After witnessing his regional offices destroyed in Metropolis during the battle between Superman (Henry Cavill) and Zod (Michael Shannon), Bruce Wayne (Ben Affleck) returns to Gotham City to continue his fight against crime. His methods have become a bit more violent, this time branding the criminals he captures with the bat symbol. Meanwhile, when Superman rescues Lois Lane (Amy Adams) from a terrorist compound in Africa he is subsequently blamed for a number of civilian deaths, leading to a Congressional investigation into his activities by Senator June Finch (Holly Hunter). She is offered the opportunity of funding research by tech billionaire Lex Luthor (Jesse Eisenberg) into a substance known to weaken and damage Kryptonians.
While Wayne begins to question Superman's motives, Clark Kent starts to have his own concerns about the way things are being handled in Gotham. To further complicate things a woman known as Diana Prince (Gal Gadot) begins looking into Lexcorp's gathering of information on her and several other people known to have superpowers, sharing the information with Wayne. With access to General Zod's ship and the world's superheroes targeting each other, Luthor seeks to use the alien technology to create something of his own that will help him in his ultimate goals to control the world.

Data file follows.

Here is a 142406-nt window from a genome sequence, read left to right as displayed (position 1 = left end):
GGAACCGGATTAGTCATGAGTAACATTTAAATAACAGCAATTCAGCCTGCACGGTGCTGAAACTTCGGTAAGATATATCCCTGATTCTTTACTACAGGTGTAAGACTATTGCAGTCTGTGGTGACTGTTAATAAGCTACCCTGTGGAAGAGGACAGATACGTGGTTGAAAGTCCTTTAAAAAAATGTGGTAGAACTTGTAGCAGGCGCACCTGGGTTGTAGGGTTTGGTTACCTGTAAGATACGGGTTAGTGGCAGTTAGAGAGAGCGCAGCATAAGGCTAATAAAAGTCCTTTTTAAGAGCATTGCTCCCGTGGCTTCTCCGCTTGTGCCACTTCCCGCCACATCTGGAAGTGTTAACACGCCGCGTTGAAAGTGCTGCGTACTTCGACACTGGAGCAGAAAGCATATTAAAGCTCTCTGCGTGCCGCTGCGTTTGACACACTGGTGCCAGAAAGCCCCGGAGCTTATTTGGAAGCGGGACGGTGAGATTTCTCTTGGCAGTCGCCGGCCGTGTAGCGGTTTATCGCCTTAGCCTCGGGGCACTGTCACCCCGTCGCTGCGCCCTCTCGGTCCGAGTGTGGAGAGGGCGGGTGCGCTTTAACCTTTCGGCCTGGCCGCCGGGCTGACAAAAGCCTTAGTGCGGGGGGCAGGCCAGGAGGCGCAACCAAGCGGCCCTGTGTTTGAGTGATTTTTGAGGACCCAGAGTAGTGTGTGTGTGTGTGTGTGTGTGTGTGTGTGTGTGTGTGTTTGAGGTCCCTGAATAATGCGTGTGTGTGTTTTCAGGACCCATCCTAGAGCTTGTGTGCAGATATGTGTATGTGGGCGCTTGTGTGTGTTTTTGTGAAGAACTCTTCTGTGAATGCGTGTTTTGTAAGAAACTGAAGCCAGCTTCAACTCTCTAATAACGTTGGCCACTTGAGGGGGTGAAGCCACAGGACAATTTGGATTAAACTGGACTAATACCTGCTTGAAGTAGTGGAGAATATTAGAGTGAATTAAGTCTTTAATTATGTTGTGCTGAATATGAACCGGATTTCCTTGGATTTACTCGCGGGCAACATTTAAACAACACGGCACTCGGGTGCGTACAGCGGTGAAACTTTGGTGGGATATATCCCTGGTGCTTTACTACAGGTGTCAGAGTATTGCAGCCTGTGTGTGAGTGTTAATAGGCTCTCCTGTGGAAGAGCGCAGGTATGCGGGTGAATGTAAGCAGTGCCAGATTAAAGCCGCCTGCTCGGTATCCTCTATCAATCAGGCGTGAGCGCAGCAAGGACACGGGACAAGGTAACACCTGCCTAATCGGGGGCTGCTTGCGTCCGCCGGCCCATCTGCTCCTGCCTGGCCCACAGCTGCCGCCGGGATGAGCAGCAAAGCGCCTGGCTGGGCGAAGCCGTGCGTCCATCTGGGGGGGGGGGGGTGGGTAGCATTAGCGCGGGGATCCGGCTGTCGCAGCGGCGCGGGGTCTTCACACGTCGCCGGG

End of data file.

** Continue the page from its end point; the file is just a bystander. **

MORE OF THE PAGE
Nominally a sequel to Man of Steel this was a way of introducing Batman to the series without doing a solo film. Although the idea was floated afterward of such it really was too early to start the whole cycle again. Instead, the origin story is handled during the credits, dialog with Alfred (Jeremy Irons) establishes that at this point Wayne has been Batman for 20 years and more time is spent setting up this particular story. There are several hints of things that happened in the past, often taken from the comic books themselves, which may confuse people who don't religiously read Batman's adventures. Because a lot of this film is from Wayne's point of view Henry Cavill has more of a supporting role, with Amy Adams having an expanded role as Lois Lane.